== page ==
Mazda Classic Museum Frey Augsburg

Christian Bittmann
Mazda Classic Museum Augsburg
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A On May 13, 2017 the only Mazda museum will open outside of Japan in downtown Augsburg. Mazda history comes to life at Wertachstrasse 29b. 45 historical models tell the story of the Japanese car manufacturer on more than 1,500 m². In addition to the historical Mazda models from the German market, the exhibition also includes numerous rare Mazda classics that were only sold in Japan or the USA, for example, as well as rare individual items from the Frey family's private Mazda collection, which comprises around 120 vehicles. In addition, Mazda Classic offers a 700 m² event area, a restaurant and a Mazda Classic Shop.

Opens its doors on May 13, 2017: Mazda Classic in Augsburg.

Opening times:
Tuesday to Sunday from 10 a.m. to 6 p.m.

Admission prices:
Adults: 5.00 euros; Children 13-17 years: 2.50 euros; Children up to 12 years: free entry; Seniors /students: 2.50 euros. Groups of five or more: 4.00 euros /person; Group tour (up to 20 people): 50.00 euros

We were able to take a look around the exhibition in advance. Crazy. They are all totally crazy, says Marcus Frey. He means his family and himself. After all, he, father Walter and brother Joachim now own a car museum. With old Mazdas in there. Yes, you read that right. No Mercedes gullwing, no air-cooled Porsches, but Mazdas. The Japanese with the Wankel engine. Where the enthusiasm comes from is probably actually clear: 'Everyone can do Otto', Walter Frey justifies his decades-long passion in a nutshell. The technical sophistication of a rotary piston engine and the difference to conventional drive methods have been inspiring him since he was at schoolMazda is a pioneer. In 1978, the 78-year-old started selling the cars. He and his sons now run three Mazda dealerships in the greater Augsburg area.

They started the 'Mazda Classic' project back in 2015. They bought an old tram depot in the city center, had it repaired and then added and for their treasures. Or at least a select selection from their collection, which now has more than 120 Mazda models. 'We all have the most important ones,' says Marcus Frey, the family's 'hunter'. He is primarily for Responsible for spying, he says. Always keeps an eye on the Internet portals, constantly checks his 'connections' in Japan in search of new jewels. 'Yes, that's addicting,' describes the 46-year-old and his eyes sparkle.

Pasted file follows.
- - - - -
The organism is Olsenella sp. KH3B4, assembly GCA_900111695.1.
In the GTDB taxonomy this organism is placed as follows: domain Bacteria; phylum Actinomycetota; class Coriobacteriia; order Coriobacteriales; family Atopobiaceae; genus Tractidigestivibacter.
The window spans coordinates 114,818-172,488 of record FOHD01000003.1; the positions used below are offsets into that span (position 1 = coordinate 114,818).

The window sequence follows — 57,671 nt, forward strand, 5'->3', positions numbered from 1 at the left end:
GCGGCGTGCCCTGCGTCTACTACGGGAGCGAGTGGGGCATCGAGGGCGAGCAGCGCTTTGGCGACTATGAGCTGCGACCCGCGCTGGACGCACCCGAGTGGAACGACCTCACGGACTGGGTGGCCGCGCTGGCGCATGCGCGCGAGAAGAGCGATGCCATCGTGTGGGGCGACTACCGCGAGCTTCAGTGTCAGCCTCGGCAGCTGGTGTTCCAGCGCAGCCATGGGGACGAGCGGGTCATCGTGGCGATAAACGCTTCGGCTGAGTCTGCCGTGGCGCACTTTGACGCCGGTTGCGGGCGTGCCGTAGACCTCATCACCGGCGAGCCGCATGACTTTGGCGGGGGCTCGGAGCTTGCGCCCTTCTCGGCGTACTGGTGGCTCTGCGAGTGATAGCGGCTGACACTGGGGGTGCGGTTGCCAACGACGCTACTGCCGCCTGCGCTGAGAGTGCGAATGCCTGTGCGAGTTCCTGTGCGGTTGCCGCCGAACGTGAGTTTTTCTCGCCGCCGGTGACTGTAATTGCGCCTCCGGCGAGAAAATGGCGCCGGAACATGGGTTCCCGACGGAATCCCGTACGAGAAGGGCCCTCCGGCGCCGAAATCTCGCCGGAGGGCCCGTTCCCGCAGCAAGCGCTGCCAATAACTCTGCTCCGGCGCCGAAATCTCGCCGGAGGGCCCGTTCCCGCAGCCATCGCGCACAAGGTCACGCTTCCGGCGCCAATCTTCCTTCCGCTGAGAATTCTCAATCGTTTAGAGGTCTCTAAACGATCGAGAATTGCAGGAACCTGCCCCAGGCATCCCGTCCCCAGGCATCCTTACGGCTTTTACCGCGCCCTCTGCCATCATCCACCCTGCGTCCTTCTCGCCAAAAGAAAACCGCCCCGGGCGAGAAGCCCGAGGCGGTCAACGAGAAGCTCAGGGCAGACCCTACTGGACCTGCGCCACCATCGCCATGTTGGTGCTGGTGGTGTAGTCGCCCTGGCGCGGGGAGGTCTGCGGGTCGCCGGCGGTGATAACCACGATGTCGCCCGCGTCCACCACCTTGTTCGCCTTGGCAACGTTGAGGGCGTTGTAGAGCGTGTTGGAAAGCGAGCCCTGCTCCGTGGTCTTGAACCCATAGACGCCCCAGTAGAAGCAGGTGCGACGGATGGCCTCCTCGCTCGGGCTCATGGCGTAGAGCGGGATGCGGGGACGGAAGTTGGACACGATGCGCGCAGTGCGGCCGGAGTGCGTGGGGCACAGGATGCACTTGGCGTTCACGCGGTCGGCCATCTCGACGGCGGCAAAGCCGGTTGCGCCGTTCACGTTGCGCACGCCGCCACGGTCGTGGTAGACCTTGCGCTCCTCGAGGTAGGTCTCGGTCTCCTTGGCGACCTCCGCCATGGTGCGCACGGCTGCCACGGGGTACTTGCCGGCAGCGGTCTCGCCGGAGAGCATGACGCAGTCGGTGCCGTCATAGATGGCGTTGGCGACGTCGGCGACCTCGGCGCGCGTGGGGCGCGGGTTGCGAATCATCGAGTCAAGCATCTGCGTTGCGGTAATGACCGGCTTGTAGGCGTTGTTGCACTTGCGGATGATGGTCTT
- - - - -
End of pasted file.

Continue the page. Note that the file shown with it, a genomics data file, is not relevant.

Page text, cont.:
It started with the Cosmo

He can still remember her first one very well. In the mid-eighties, the Freys started with the splendid Mazda Cosmo, of all things. The first Wankel with two windows. Chassis number '5'. 'It infected all of us with the collection virus,' said Frey. At that time they traveled to New Jersey to pick up the car at a port. It was not in top condition, 'we still had to do a lot like that Windshield. “Price? “You don't talk about that.” The Freys now have three Cosmos in their collection. So that they don't have to argue about who is allowed to drive the fancy two-seater. Number “5” has a place of honor in the museum and is enthroned on a pedestal. The family trophy. Marcus Frey estimates that it is also the most expensive Mazda standing around here. Value? There should be over a hundred thousand.